If the Columbus paper were able to charge people in its print market a fee, but not people outside its print market, then it might reap the benefits of ad revenues generated by the web edition without taking a hit on print subscriptions lost.

This is doable, but the usual subscription info now is wholly voluntary stuff you can lie about - your zip code is the typical identifier.

I would argue the local subscription model does what the web is meant to do: it encourages readership from outside your local area and encourages the paper to entice local readers to subscribe to the online edition by providing more local coverage on the web than it can put in print. The Detroit News, for example, is running a multimedia series on the history of the main street, Woodward Avenue. More of that kind of content would be encouraged by a local subscription model - and maybe that content could in part be provided by local partners.

Read more...

chesapean

Most striking to me is Hussman's statement that print readers seem to WANT the advertising in the content they purchase, whereas online readers seem to be averse to pop-ups and banner ads.

This tells me that print buyers regard advertising as "news," whereas online "news buyers" regard advertising as noise.

Perhaps both audiences are looking, in their own way, for the same thing: Useful data?

Bet there's a couple of successful business models somewhere in this: An advertiser-supported local web site that tells where ALL the weekend sales are; a pay-for-purchase newsprint daily that rational, curious people could believe in.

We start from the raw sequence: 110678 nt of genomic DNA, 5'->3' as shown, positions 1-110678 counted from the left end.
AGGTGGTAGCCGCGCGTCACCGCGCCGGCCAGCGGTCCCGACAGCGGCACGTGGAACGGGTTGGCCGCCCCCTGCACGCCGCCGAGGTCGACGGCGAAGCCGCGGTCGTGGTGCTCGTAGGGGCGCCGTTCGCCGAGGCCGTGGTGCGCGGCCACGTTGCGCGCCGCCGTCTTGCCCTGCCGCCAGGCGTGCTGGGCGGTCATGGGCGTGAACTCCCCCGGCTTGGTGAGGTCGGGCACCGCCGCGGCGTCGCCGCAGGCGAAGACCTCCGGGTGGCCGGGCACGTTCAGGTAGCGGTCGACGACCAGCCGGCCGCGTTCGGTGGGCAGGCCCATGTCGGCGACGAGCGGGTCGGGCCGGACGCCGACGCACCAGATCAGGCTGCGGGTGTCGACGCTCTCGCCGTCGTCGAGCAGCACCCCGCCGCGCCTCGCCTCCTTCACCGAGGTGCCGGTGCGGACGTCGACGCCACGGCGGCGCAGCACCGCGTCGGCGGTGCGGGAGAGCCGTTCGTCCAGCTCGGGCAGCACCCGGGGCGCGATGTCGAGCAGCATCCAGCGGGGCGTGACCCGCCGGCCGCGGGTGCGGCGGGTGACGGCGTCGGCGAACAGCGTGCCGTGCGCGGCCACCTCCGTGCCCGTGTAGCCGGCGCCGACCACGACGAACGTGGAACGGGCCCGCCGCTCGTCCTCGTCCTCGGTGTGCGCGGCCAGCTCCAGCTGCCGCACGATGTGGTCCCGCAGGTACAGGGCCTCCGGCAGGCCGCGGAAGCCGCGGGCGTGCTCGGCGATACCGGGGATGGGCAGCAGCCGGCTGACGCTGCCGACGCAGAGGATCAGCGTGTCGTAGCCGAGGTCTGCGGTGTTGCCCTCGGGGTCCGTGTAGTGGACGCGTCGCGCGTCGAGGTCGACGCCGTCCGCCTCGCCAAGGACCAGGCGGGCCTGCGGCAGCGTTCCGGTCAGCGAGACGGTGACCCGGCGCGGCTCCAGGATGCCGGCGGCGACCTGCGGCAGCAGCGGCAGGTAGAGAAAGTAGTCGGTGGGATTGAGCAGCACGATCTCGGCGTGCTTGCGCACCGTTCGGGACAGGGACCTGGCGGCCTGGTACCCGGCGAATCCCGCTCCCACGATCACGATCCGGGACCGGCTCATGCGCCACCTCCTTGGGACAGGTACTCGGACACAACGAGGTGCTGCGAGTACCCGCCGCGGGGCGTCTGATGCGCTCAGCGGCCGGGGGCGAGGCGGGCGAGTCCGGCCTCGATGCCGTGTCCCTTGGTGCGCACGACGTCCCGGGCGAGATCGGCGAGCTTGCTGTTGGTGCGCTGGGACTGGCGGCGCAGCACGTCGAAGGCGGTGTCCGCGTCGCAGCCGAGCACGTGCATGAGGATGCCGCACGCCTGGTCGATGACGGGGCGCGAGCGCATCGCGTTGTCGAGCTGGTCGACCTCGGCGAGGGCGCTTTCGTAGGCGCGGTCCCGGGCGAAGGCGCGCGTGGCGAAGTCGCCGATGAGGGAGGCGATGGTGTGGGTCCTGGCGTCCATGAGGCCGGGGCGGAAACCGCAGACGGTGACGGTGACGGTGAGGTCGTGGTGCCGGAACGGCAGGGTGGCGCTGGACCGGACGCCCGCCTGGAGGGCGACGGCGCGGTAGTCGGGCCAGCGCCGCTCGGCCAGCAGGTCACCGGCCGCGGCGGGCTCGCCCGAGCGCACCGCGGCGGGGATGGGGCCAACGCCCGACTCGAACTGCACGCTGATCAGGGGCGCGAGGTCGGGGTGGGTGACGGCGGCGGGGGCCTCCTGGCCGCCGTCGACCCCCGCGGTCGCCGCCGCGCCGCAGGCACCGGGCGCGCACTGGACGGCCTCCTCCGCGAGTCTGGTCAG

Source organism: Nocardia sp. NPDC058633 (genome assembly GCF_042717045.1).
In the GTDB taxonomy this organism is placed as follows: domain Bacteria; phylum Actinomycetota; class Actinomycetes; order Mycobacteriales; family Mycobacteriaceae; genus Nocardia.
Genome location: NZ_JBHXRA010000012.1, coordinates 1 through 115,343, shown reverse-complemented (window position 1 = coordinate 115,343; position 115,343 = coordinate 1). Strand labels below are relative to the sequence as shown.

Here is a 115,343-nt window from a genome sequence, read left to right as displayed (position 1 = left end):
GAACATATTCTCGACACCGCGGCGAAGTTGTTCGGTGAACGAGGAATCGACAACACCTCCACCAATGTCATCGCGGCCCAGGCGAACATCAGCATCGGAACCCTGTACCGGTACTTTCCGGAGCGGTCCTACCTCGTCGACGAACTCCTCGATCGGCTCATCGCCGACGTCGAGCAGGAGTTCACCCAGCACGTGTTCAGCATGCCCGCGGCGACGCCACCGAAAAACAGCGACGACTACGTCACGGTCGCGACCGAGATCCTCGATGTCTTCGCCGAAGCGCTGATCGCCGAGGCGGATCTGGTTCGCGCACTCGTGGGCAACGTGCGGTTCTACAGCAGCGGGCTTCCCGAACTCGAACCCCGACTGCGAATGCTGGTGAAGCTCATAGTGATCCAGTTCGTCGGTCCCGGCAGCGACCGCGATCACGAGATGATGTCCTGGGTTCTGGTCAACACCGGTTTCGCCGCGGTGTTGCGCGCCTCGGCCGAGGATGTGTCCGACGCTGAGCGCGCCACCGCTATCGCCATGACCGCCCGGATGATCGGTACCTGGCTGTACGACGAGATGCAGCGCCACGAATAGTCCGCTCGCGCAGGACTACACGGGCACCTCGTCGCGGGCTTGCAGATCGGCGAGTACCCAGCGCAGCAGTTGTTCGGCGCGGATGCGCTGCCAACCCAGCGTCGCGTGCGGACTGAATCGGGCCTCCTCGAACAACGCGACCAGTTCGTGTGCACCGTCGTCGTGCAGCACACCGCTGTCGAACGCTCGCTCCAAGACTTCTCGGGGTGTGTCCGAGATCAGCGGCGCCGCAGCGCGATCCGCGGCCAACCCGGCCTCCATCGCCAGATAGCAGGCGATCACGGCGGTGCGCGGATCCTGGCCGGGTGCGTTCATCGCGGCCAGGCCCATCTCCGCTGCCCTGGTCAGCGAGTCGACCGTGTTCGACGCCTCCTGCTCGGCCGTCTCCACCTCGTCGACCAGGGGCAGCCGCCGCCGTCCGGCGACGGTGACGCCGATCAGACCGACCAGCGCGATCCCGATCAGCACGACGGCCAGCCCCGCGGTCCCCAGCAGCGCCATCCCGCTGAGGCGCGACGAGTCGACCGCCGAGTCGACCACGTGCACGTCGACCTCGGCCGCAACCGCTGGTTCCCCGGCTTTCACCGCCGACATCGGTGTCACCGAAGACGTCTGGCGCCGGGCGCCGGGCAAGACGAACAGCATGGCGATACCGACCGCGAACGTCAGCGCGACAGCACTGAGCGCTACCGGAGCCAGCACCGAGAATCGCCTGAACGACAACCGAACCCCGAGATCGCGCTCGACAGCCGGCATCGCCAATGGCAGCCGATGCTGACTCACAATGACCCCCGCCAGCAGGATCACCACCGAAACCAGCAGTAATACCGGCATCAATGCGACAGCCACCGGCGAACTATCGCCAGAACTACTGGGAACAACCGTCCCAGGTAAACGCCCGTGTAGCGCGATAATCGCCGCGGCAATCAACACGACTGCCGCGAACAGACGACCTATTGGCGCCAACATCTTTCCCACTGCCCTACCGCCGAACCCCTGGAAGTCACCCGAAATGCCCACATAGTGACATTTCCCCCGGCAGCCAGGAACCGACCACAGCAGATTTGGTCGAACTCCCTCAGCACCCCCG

For my part, I buy a local paper every day ONLY for the editorials and the puzzles. As I grow older, I find the editorials becoming increasingly misinformed and smarmy. With the puzzles, at least, some days are better than others!

JanneM

The basic problem is that just about all news is fungible today. Any event over and above a cat stuck in a tree is sure to be reported by multiple sources; if it is significant you can count on hundreds or more. Also, news is its own advertisement, making things worse.

This means that for any news I want to know about I can find it online without cost. I don't need to pay for it. Second (and that's what my last point was about above) news that is unique to one source is something I will only become aware about if I have access to the source. If not, I don't know that I'm missing it and so don't know to ask for it. But a newspaper can't advertise to me about the missing news; if they show examples of current exclusive news I, well, get to know about it. And showing old exclusives is probably tremendously offputting.

But again, exclusives are either exclusives for only a brief period, or they were not interesting enough to be worth covering in the first place. Selling news by subscription is probably a losing proposition. Selling columnists, leader page access, lifestyle sections - the purview of magazines rather than newspapers - is probably easier (wonder how NY Times is doing?).

Read more...

smili